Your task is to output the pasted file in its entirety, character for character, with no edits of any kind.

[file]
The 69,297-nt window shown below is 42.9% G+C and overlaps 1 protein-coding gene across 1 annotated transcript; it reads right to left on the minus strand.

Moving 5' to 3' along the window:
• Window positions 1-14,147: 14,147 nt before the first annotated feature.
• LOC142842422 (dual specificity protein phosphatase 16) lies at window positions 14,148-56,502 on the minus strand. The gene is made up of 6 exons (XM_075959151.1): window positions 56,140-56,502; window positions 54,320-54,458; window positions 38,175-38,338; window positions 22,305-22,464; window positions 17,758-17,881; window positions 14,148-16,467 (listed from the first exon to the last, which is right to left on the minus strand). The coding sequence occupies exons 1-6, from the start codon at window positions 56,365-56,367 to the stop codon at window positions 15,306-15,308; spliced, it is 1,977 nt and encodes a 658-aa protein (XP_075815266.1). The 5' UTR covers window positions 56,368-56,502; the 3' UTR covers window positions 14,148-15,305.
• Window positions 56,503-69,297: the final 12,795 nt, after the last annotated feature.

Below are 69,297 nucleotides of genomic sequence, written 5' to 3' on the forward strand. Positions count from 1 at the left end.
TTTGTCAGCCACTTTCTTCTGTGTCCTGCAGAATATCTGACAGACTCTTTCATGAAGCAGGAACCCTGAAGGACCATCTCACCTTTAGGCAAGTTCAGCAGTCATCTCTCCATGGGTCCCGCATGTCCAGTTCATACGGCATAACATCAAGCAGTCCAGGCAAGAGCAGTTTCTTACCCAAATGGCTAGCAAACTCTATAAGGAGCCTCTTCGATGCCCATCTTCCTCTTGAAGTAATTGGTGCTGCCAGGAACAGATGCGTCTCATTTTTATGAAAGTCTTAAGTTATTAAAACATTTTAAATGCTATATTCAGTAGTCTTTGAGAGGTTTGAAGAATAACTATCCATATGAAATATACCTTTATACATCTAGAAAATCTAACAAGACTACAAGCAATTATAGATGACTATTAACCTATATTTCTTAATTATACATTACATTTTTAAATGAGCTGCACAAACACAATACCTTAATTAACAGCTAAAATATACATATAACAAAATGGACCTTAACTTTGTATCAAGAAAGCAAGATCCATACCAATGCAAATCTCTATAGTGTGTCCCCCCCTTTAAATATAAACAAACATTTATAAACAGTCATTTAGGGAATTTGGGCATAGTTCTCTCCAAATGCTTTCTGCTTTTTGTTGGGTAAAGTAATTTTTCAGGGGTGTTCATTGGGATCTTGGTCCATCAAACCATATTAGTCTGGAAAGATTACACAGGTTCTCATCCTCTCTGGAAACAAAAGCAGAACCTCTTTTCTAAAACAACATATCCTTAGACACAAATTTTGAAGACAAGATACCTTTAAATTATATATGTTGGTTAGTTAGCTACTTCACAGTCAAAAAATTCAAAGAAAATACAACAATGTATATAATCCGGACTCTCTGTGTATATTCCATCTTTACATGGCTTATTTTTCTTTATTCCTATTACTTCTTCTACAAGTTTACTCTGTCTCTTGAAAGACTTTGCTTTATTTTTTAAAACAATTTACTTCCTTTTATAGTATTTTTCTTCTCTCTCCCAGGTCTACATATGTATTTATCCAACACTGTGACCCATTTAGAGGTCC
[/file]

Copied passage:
The 69,297-nt window shown below is 42.9% G+C and overlaps 1 protein-coding gene across 1 annotated transcript; it reads right to left on the minus strand.

Moving 5' to 3' along the window:
• Window positions 1-14,147: 14,147 nt before the first annotated feature.
• LOC142842422 (dual specificity protein phosphatase 16) lies at window positions 14,148-56,502 on the minus strand. The gene is made up of 6 exons (XM_075959151.1): window positions 56,140-56,502; window positions 54,320-54,458; window positions 38,175-38,338; window positions 22,305-22,464; window positions 17,758-17,881; window positions 14,148-16,467 (listed from the first exon to the last, which is right to left on the minus strand). The coding sequence occupies exons 1-6, from the start codon at window positions 56,365-56,367 to the stop codon at window positions 15,306-15,308; spliced, it is 1,977 nt and encodes a 658-aa protein (XP_075815266.1). The 5' UTR covers window positions 56,368-56,502; the 3' UTR covers window positions 14,148-15,305.
• Window positions 56,503-69,297: the final 12,795 nt, after the last annotated feature.

Below are 69,297 nucleotides of genomic sequence, written 5' to 3' on the forward strand. Positions count from 1 at the left end.
TTTGTCAGCCACTTTCTTCTGTGTCCTGCAGAATATCTGACAGACTCTTTCATGAAGCAGGAACCCTGAAGGACCATCTCACCTTTAGGCAAGTTCAGCAGTCATCTCTCCATGGGTCCCGCATGTCCAGTTCATACGGCATAACATCAAGCAGTCCAGGCAAGAGCAGTTTCTTACCCAAATGGCTAGCAAACTCTATAAGGAGCCTCTTCGATGCCCATCTTCCTCTTGAAGTAATTGGTGCTGCCAGGAACAGATGCGTCTCATTTTTATGAAAGTCTTAAGTTATTAAAACATTTTAAATGCTATATTCAGTAGTCTTTGAGAGGTTTGAAGAATAACTATCCATATGAAATATACCTTTATACATCTAGAAAATCTAACAAGACTACAAGCAATTATAGATGACTATTAACCTATATTTCTTAATTATACATTACATTTTTAAATGAGCTGCACAAACACAATACCTTAATTAACAGCTAAAATATACATATAACAAAATGGACCTTAACTTTGTATCAAGAAAGCAAGATCCATACCAATGCAAATCTCTATAGTGTGTCCCCCCCTTTAAATATAAACAAACATTTATAAACAGTCATTTAGGGAATTTGGGCATAGTTCTCTCCAAATGCTTTCTGCTTTTTGTTGGGTAAAGTAATTTTTCAGGGGTGTTCATTGGGATCTTGGTCCATCAAACCATATTAGTCTGGAAAGATTACACAGGTTCTCATCCTCTCTGGAAACAAAAGCAGAACCTCTTTTCTAAAACAACATATCCTTAGACACAAATTTTGAAGACAAGATACCTTTAAATTATATATGTTGGTTAGTTAGCTACTTCACAGTCAAAAAATTCAAAGAAAATACAACAATGTATATAATCCGGACTCTCTGTGTATATTCCATCTTTACATGGCTTATTTTTCTTTATTCCTATTACTTCTTCTACAAGTTTACTCTGTCTCTTGAAAGACTTTGCTTTATTTTTTAAAACAATTTACTTCCTTTTATAGTATTTTTCTTCTCTCTCCCAGGTCTACATATGTATTTATCCAACACTGTGACCCATTTAGAGGTCC